NFL fans who take pleasure in the arts will affirm that Green Bay has more to offer than the Packers. From the University of Wisconsin at Green Bay comes the Sheepshead Review, now in its 35th year of publication. Offering fiction, poetry, creative nonfiction, and a healthy serving of the visual arts, this publication arrives with the smell of a new book, bearing an elusive whiff of fresh bread. Bold graphics lead the way throughout, and not just in the pages designated for the visual arts; the hefty paper and 4-color format contribute to the satisfying feel of the journal.
Layout Editor Jake Jenkins and Creative Editor Matt Vanden Boomen have designed one of the visually strongest arts journals in the current landscape. The look of the magazine, black and white and red all over, contributes drama to the experience of turning these pages. The color palette provides a useful semiotic for readers wishing to go directly to the poetry section, for example, where white type ornaments solid red pages.
Two poems by Samantha Smrz appear 12 pages apart, indicating the editors’ decision to arrange poems according to some organic rubric, rather than the common practice of placing one poet’s works together. Smrz’s “O, Come now Sailor,” a wry yet lyrical love poem, reflects both classical and contemporary themes. Satisfactorily embodying the factitious concepts that can thwart young love, the speaker luxuriates in the sense that “you use such indecorous language / To say such lovely things,” yet admits that “We are both held so far from our minds / And so close to our love of things / We’ve forgotten we are the same.”
Instead of featuring just one, as is common among literary journals, Sheepshead Review in this issue confers space upon 16 different visual artists, most represented by more than a single work. Media and subjects range from “Lady Bug’s World,” a close-up photograph of the insect on a cactus spine, by Paige Konitzer (also represented with the poem “Face-Plant”), to a gory mixed media piece, “The Mannequin Murders” by Willy Conley, to the abstract “Emma, Ink in Water #4” by Cambrie Davis. The pastel “Coquette,” one of three works by Kerstin Torgerson that lead off the visual arts section, compels a second and a third look. It could serve as an illustration for Julia Maack‘s nonfiction piece “A Kept Man,” an account of her grandfather’s excursions into titty bars and his series of mistresses du jour.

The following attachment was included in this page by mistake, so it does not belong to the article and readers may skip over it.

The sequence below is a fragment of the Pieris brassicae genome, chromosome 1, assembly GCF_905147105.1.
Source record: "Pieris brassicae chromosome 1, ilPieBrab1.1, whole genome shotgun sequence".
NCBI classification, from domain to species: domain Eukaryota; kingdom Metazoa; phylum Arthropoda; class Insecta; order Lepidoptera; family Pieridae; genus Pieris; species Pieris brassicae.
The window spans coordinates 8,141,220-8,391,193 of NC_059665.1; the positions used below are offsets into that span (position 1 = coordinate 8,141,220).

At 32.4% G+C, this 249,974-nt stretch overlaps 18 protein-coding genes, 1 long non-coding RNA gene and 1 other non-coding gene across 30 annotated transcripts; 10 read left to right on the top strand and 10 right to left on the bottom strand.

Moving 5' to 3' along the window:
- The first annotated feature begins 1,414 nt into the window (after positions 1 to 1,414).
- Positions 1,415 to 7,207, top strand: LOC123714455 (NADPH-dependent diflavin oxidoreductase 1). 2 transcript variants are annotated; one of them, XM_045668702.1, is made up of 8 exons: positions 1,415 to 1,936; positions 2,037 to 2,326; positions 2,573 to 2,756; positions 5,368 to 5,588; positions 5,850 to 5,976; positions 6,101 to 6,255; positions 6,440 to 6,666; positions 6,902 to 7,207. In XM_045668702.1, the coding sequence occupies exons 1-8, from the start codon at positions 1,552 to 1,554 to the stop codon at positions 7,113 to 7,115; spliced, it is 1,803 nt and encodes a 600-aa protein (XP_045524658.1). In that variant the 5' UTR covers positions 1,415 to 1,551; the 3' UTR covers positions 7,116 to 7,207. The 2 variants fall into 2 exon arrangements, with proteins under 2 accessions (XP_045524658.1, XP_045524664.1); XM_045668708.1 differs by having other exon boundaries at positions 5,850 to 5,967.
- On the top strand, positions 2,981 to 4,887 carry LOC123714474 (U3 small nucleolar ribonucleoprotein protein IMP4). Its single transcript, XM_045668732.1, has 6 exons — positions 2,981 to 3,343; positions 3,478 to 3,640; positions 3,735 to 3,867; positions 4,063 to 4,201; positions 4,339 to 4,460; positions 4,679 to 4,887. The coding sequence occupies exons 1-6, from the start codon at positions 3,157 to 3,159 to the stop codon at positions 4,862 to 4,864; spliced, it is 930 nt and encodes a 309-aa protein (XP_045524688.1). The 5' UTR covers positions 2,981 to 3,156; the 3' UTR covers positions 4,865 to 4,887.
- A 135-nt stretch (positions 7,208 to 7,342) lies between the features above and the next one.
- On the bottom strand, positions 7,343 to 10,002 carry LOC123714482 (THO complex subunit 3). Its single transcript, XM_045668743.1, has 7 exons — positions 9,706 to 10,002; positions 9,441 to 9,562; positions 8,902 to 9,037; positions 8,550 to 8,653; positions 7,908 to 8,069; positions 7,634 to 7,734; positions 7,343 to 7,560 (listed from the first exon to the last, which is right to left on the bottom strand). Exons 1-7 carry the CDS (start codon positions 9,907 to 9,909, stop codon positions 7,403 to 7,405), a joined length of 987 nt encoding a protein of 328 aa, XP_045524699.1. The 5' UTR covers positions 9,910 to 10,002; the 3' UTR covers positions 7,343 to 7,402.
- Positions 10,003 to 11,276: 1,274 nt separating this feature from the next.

Among the four short stories, two are quite brief, approaching the flash fiction category. Sarah Overland’s longer first-person narrative “The Iron Skillet” is a skillfully paced and progressively engaging recollection near the end of her life, voiced by a tiny woman who married a drunk in the 1930s and a bully in the 1940s, yet prevailed over all the challenges of her family life.
Elisha Wagman’s nonfiction piece “Entwined” reflects a strong narrative voice which remembers a relationship of over 30 years involving mental illness, unmarried pregnancy, suicide attempts, adoption, and, finally, redemption for the subject of the piece, though not for the narrator.
The emphasis on graphic design is not the only unusual characteristic of Sheepshead Review. The editors have chosen to omit from this issue a web address, other contact information, submission guidelines, background information on the journal for a new reader, and biographical sketches of the contributors. Granting them their creative choices, I searched for their web site. At the slightly out-of-date website, you will find all the information needed, including an explanation of the magazine’s title and an encouraging account of its resurrection in 2003 after dropping out of circulation for four years.
Since Editor-in-Chief Kelsey DuQuaine discloses that contributors to this issue include “UW-Green Bay’s students as well as artists and artists from across the world,” it appears that the journal has expanded the goal described on its website: “to produce one journal of creative work to showcase the University of Wisconsin-Green Bay students, faculty, staff and the Wisconsin community each semester.”
Hurray for the creators of the Sheepshead Review. Readers who solve the visual puzzle posed by the journal’s cover are rewarded by diverse, provocative and polished work. The magazine deserves a slot in the literary magazine playoffs, and has at least as good a chance as the Packers do to win out.